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Publication numberUS7006268 B2
Publication typeGrant
Application numberUS 10/843,058
Publication dateFeb 28, 2006
Filing dateMay 11, 2004
Priority dateMay 11, 2004
Fee statusPaid
Also published asUS20050254149
Publication number10843058, 843058, US 7006268 B2, US 7006268B2, US-B2-7006268, US7006268 B2, US7006268B2
InventorsJohn W. Orcutt
Original AssigneeTexas Instruments Incorporated
Export CitationBiBTeX, EndNote, RefMan
External Links: USPTO, USPTO Assignment, Espacenet
Bracket for supporting a torsional hinge mirror with reduced hinge stress
US 7006268 B2
Abstract
The present invention provides methods and apparatus for combining a pivoting mirror and support bracket such that the support bracket transmits little or no stresses to the torsional hinges of the mirror. The bracket includes an isolation slot extending from one edge toward a second edge and then preferably around the mounting areas of the hinge such that stresses applied to the mounting bracket will not be transmitted to each side of the mirror and thereby stress the mirror.
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Claims(11)
1. A combination pivoting mirror and support bracket with reduced stress transmitted to said mirror through said bracket, said combination comprising:
a bracket for supporting said pivoting mirror and for attaching said pivoting mirror to a using device, the bracket comprising a first portion having a first side and a second side extending along an edge, and a second portion joined to said first portion along said first side, said first portion defining first and second mounting areas for fixedly securing said first portion to said using device and a mirror mounting aperture located between said first and second mounting areas, said first portion further defining an isolation slot extending from said edge on said second side between said mirror mounting aperture and one of said first and second mounting areas to said second portion joined to said first side; and
a pivoting mirror comprising a pair of torsional hinges for pivotally supporting a reflecting surface, each hinge of said pair extending away from said reflecting surface and along a selected axis to an anchor portion and said anchor portion of each hinge mounted to said first portion of said bracket to suspend said pivoting mirror above said mirror mounting aperture.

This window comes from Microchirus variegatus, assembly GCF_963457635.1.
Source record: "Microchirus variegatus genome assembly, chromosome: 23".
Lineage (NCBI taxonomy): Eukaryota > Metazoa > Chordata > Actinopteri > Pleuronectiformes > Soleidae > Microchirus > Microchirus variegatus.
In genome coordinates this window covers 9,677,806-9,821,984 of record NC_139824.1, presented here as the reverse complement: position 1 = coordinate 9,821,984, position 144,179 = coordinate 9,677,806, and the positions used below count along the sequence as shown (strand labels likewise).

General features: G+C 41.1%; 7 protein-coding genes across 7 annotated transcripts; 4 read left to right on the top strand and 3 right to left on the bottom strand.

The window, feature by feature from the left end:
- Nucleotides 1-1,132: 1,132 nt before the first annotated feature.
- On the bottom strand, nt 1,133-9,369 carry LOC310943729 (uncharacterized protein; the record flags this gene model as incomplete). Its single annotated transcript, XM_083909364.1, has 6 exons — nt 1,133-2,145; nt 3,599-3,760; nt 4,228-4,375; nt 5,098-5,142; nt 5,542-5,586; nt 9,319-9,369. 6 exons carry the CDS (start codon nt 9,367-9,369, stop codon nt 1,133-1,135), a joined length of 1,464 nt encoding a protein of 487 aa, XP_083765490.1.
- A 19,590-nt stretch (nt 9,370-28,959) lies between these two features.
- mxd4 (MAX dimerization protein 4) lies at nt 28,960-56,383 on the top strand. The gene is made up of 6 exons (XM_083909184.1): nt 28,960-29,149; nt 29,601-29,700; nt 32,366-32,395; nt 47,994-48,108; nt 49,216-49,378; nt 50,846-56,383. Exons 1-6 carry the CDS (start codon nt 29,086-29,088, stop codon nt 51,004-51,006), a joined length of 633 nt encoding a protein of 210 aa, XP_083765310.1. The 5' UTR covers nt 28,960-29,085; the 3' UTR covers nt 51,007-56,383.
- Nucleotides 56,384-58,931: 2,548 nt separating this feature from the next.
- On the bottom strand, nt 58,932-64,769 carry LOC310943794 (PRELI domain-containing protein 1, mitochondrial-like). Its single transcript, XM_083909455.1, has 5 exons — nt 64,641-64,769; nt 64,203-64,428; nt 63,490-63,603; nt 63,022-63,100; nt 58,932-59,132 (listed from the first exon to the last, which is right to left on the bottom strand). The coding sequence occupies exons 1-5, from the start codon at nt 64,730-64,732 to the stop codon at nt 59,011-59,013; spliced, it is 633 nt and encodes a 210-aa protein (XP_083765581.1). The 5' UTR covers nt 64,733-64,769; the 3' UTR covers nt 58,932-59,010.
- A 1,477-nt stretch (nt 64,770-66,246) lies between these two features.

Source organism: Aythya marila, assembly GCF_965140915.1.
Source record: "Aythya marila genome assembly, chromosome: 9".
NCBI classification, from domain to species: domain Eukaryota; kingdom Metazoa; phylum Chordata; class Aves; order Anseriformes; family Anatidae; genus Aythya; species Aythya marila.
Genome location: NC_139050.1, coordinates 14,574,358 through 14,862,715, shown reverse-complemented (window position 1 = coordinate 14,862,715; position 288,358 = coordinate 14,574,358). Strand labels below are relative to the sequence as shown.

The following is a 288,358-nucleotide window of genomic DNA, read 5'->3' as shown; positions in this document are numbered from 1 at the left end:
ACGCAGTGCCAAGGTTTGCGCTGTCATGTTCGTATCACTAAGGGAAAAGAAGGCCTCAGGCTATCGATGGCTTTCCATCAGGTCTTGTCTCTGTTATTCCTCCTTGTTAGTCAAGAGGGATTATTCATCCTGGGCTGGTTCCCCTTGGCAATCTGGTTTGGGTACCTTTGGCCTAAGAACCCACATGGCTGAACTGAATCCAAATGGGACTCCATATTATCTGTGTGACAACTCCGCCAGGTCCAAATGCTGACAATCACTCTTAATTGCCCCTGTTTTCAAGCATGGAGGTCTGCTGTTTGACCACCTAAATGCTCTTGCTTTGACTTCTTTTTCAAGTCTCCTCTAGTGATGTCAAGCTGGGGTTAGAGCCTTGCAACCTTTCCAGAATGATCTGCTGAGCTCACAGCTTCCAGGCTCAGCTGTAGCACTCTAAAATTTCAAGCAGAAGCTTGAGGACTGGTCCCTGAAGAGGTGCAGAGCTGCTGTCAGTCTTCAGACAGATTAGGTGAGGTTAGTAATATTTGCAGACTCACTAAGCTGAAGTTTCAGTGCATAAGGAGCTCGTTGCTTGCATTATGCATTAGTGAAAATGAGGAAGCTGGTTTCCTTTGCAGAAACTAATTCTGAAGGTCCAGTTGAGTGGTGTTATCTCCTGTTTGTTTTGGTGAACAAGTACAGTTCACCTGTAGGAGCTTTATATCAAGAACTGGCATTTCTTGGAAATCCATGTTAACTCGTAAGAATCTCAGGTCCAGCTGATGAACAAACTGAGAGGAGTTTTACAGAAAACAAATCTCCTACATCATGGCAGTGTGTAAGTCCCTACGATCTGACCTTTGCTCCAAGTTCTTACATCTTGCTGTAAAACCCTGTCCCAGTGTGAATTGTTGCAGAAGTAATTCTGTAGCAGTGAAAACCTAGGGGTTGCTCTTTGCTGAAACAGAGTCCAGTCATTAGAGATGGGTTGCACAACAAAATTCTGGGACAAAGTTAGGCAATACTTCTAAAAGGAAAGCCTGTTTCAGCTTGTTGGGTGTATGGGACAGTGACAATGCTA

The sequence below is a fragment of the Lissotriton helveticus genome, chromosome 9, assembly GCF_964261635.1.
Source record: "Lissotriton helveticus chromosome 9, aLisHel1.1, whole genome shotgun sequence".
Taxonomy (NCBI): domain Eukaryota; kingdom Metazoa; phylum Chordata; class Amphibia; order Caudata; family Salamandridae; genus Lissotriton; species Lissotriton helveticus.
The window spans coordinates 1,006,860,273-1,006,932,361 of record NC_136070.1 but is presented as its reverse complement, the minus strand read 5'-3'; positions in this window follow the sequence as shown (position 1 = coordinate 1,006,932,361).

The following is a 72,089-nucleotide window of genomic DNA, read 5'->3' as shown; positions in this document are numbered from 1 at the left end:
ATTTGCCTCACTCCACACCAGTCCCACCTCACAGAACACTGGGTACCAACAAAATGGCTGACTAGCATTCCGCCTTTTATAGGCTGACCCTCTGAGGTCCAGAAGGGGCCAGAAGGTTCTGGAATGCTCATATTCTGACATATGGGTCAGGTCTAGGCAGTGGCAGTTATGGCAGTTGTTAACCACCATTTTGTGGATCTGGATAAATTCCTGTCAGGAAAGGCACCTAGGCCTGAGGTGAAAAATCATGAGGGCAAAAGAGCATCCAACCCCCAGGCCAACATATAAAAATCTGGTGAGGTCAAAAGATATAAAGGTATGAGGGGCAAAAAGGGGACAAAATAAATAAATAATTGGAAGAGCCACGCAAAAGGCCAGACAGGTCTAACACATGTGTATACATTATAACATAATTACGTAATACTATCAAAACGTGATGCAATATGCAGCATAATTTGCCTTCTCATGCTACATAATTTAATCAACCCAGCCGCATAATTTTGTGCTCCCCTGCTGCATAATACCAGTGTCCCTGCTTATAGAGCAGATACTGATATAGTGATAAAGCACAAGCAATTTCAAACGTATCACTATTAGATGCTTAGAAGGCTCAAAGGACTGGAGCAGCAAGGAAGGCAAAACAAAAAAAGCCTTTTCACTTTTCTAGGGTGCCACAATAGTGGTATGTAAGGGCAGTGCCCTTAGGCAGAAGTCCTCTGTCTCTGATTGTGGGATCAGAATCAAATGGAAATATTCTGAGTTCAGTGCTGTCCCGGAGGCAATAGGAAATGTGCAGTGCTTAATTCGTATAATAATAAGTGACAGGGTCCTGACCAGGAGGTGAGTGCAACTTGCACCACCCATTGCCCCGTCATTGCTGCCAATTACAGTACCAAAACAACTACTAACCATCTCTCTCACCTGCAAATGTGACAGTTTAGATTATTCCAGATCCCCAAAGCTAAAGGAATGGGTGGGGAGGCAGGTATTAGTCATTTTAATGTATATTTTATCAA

2. The combination of claim 1 wherein said isolation slot further extends along said first side of said first portion toward the other one of said mounting areas.
3. The combination of claim 1 wherein said second portion is joined along said first side to said first portion at an angle.
4. The combination of claim 3 wherein said angle is substantially a 90 angle.
5. The combination of claim 1 wherein said first and second mounting areas define first and second mounting apertures respectively.
6. The combination of claim 1 wherein said second portion comprises an extension of said first portion beyond said first side.
7. The combination of claim 1 wherein said anchor portion of each hinge of said pair of hinges is a frame.
8. A method of mounting a pivoting mirror supported by a pair of torsional hinges on a bracket to reduce stress transmitted to said mirror through said bracket comprising the steps of:
providing a bracket comprising a first portion having a first side and a second side extending along an edge, and a second portion joined to said first portion along said first side;
defining first and second areas in said first portion for fixedly securing said first portion to a using device;
forming a mirror mounting aperture located between said first and second mounting areas;
defining an isolation slot extending from said edge on said second side between said mirror mounting aperture and one of said first and second mounting areas to said second portion joined to said first side; and
attaching said pivoting mirror to said bracket so as to support said pivoting mirror above said mirror mounting aperture.
9. The method of claim 8 further comprising the step of extending said isolation slot along said first side of said first portion toward the other area of said first and second mounting areas.
10. The method of claim 8 further comprising joining said second portion along said first side to said first portion at an angle.
11. The method of claim 10 wherein each angle is substantially a 90 angle.
Description
TECHNICAL FIELD

The present invention relates generally to the field of torsional hinge MEMS scanning engines, and more particularly to a combination torsional hinge pivoting mirror and a support bracket that reduces or substantially eliminates mirror torsional hinge stresses due to bracket deformation during assembly or mounting to a using device.

BACKGROUND

The use of rotating polygon scanning mirrors in laser printers to provide a beam sweep or scan of the image of a modulated light source across a photorestive medium such as a rotating drum is well known. More recently, there have been efforts to use a much less expensive flat mirror with a single reflective surface such as a mirror oscillating in resonance to provide the scanning beam. These scanning mirrors provide excellent performance at a very advantageous cost. Unfortunately, the resonant frequency of the mirror as it pivots about its torsional hinges is highly susceptible to stresses that cause tension or compression of the hinges. Robust mounting brackets are typically used to mount the torsional hinge mirrors to a using device. However, distortion of the bracket itself due to mounting stresses can produce sufficient stress in the mirror hinges that will cause the resonant frequency of the scanning mirror to change beyond acceptable limits or even destroy the mirror.